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Mar3ThuFood insecurity is on the rise in Canada. Here's how the Army is helping. March 3, 2022 by Kristin Ostensen
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If it seems like you’re paying more for groceries than you used to, it’s because you are. In the wake of the COVID-19 pandemic, inflation is hitting Canada hard as the price of nearly everything is going up, fast.
According to the most recent data from Statistics Canada, grocery bills are up 3.9 percent year over year, while the cost of gasoline has risen 41.7 percent and shelter 4.8 percent.
This rise in the cost of living is contributing to an increase in food insecurity, with one in eight households in Canada now reporting they do not have access to an adequate diet of healthy food due to financial constraints.
This has led to a surge in demand for Salvation Army programs—and the situation may be about to get worse.
Peter Thomas, community and family services consultant in the corps mission resource department, points to research from the Agri-Food Analytics Lab at Dalhousie University in Halifax, which suggests there is a “perfect economic storm” on the horizon, as inflation meets high unemployment.
“That storm is a big concern for me,” he says. “As The Salvation Army, we need to prepare for it.”
Watching the Numbers
The pandemic has had a marked impact on the need for food support programs across Canada. In March 2021, when Food Banks Canada did its annual Hunger Count, it found that there were more than 1.3 million visits to food banks countrywide in that month alone—an increase of approximately 20 percent compared to 2019.
Numbers are up at The Salvation Army as well. There were 511,000 visits to our food banks between January and October 2021, up from 467,000 visits during the same period in 2020. And the Army served more than 136,000 unique individuals between January and October last year, of whom 47,460 were children and 7,500 seniors.
The overall number of individuals served was even higher in 2020, at the height of the pandemic, when 159,500 individuals were served between January and October. However, after a decrease in 2021, Thomas expects numbers to go up again this year.
“Many of the people coming to our doors have been supported by government programs over the last two years, and now a lot of those programs have stopped,” he says. “That is going to be an incredible factor moving forward.”
Addressing Food Insecurity
Since the pandemic began, the Army has been battling food insecurity on several fronts. As the country headed into lockdown, traditional service delivery models were no longer possible and ministry units had to innovate.
For example, many food banks adopted a “drive-through” approach to food distribution so that clients could do intake assessments over the phone and then pick up their food, without needing to enter a building. Some ministry units provided food delivery for people who could not leave their homes.
“It encouraged me that our ministry units didn’t close; they adapted,” says Thomas.
In line with our vision to be an “innovative partner,” ministry units across the territory benefited from innovation grants, which were distributed by territorial headquarters last August. Of the 44 proposals that received funding, eight were food-related.
The Army also received substantial support from Agriculture and Agri-Food Canada through its Local Food Infrastructure Fund. Since the onset of the pandemic, the Army has received $28.2 million in funding, which has been used by ministry units to provide $65 million in value in terms of food-related services (see box). This funding has supported programs such as “pop-up” food hamper events in Calgary, and the preparation and delivery of nutritious meals to clients of the Army’s Lawson Ministries in Hamilton, Ont., which serves people with developmental disabilities. At the end of 2021, Agriculture Canada announced that further funding would be allocated to the Army—up to $2 million.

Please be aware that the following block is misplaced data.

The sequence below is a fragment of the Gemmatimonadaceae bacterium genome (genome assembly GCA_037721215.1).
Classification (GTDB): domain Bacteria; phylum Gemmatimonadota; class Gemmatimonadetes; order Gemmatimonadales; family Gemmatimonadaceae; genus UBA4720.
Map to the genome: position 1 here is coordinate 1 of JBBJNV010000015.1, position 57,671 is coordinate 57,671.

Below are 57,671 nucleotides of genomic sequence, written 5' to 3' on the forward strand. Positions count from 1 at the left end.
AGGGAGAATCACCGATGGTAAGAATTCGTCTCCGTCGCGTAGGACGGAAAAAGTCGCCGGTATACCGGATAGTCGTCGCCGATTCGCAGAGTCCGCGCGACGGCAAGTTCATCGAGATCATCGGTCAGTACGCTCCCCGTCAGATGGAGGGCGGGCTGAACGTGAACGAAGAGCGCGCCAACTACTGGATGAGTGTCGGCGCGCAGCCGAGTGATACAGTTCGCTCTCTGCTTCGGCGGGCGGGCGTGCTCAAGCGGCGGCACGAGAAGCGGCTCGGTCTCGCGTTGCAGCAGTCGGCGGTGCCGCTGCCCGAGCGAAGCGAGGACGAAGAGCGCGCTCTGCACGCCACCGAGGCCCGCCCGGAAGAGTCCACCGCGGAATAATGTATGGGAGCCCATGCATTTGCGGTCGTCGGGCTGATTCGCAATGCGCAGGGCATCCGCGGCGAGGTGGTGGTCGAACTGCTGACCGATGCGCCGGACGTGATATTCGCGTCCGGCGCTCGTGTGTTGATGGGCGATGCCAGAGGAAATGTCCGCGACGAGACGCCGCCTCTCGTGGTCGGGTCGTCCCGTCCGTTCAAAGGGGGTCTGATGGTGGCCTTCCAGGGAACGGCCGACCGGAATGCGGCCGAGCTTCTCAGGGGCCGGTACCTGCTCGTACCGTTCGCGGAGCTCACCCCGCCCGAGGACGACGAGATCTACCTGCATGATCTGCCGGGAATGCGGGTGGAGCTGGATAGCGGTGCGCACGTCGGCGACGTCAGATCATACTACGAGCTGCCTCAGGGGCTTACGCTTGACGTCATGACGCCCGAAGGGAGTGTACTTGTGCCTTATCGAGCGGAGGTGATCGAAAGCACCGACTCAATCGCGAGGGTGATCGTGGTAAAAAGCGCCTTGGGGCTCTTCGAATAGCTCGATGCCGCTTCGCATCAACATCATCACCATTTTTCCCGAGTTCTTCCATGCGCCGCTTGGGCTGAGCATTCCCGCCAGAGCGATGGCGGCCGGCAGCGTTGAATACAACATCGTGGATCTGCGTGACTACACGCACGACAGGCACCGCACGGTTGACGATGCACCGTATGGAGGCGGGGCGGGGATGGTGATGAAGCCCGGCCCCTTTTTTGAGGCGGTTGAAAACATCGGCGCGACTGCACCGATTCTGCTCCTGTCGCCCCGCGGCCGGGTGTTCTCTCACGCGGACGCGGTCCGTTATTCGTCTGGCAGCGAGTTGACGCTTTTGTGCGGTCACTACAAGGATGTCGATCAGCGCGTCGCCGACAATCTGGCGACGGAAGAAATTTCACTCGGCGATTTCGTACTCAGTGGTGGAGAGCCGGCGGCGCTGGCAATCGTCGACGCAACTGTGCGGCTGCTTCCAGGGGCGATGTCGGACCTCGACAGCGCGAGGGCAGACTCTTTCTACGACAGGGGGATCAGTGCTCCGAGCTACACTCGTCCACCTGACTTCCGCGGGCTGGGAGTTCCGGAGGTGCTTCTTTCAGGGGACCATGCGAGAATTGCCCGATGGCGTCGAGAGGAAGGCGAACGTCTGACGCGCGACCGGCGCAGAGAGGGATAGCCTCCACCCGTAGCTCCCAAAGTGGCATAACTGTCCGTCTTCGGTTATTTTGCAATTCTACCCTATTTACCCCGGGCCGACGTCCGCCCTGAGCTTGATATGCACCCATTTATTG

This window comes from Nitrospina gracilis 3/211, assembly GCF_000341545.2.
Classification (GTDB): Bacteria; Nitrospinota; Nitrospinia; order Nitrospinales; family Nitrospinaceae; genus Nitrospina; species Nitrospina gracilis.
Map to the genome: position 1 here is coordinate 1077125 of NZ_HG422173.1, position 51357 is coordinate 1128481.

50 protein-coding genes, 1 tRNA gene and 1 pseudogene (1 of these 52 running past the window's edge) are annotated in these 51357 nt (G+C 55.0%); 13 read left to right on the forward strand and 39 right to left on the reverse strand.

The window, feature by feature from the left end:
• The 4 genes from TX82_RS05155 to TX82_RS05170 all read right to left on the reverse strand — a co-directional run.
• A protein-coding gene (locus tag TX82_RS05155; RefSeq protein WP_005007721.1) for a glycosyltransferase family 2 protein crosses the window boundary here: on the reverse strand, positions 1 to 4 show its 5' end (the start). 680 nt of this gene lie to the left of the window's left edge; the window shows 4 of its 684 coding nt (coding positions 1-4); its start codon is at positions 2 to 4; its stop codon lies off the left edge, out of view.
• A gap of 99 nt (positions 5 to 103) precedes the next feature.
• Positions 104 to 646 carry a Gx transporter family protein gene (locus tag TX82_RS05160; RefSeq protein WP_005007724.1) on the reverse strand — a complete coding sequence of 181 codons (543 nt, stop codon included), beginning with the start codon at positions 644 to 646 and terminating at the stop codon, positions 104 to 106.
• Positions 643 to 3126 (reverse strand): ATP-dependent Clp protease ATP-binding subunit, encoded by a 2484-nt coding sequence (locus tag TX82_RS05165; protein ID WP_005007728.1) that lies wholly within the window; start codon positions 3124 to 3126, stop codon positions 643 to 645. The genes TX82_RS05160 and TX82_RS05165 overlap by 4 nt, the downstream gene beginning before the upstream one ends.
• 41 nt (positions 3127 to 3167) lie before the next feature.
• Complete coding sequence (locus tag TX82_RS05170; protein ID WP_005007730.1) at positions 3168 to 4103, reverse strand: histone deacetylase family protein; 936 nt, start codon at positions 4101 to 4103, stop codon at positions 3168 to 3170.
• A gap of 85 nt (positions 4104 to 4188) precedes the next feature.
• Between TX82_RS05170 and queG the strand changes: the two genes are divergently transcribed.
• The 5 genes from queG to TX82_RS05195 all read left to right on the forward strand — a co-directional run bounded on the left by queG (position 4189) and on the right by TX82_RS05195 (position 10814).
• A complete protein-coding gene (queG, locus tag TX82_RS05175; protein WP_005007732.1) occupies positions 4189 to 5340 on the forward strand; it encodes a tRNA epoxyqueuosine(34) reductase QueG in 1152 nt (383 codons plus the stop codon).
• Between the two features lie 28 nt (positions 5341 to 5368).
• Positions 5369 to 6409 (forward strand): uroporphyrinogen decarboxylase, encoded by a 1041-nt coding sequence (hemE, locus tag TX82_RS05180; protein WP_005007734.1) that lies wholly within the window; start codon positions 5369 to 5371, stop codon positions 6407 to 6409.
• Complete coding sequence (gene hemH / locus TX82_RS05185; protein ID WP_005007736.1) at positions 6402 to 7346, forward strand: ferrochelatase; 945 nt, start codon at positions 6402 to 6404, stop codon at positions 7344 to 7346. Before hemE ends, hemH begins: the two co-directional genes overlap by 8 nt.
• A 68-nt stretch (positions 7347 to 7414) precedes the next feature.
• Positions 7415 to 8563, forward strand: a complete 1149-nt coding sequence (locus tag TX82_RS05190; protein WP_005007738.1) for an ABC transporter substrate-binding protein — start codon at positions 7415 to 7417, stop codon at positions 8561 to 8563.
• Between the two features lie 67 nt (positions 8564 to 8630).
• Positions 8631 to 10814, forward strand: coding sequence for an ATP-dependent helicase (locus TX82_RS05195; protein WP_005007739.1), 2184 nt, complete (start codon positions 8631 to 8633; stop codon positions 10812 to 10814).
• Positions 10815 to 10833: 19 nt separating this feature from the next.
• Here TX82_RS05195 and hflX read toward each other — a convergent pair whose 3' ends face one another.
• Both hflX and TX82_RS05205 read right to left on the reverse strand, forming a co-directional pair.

“The Agriculture Canada funding has been a lifeline—not just for us, but for other organizations, too,” says Thomas.
With these and other programs, including those highlighted here, the Army is committed to tackling food insecurity long-term. But with a “perfect storm” on the horizon, Thomas is inspired by the biblical example of Joseph, who knew a famine was coming to Egypt and prepared storehouses of food.
“Now is the time to get the word out to our community,” he says. “Tough times are coming, and we need your support more than ever so that we can weather the storm.
“And it’s not just money or food, it’s individuals,” he continues. “We need a full army to get behind the shield.”
Support for Migrant Workers
Every year, hundreds of migrant workers come to the Durham Region of Ontario to work at farms and help put food on the tables of Canadians. But many of them cannot put food on their own tables.
This has been especially true since the onset of the pandemic.
“At the beginning of COVID, the workers were asked to stay at the farm, so they were unable to go out for groceries,” explains Elizabe Espinosa, direct/outreach service co-ordinator with Durham Region Migrant Worker Solidarity Program (DRMWSP).
The DRMWSP quickly learned that the workers needed water—the water they had access to was not potable, and unscrupulous vendors were selling them bottled water at inflated prices.
So the DRMWSP put out an appeal to the Whitby, Ont., community for water donations, and that was where The Salvation Army came in. Each month since then, the Army has provided food, water and other essential items to the DRMWSP to distribute to the workers. The average monthly pickup serves more than 200 people.
Though COVID restrictions have eased and the workers are able to leave the farm for shopping, food insecurity is still an issue for them.
Partnering with the DRMWSP was an educational experience for Major Donette Percy, corps officer, Whitby Community Church. “I never knew all the details of how much they were provided for while working on the farms,” she says. “We realized, if this is the amount they pay for board and this is the amount they’re sending home—well, what do they have left?”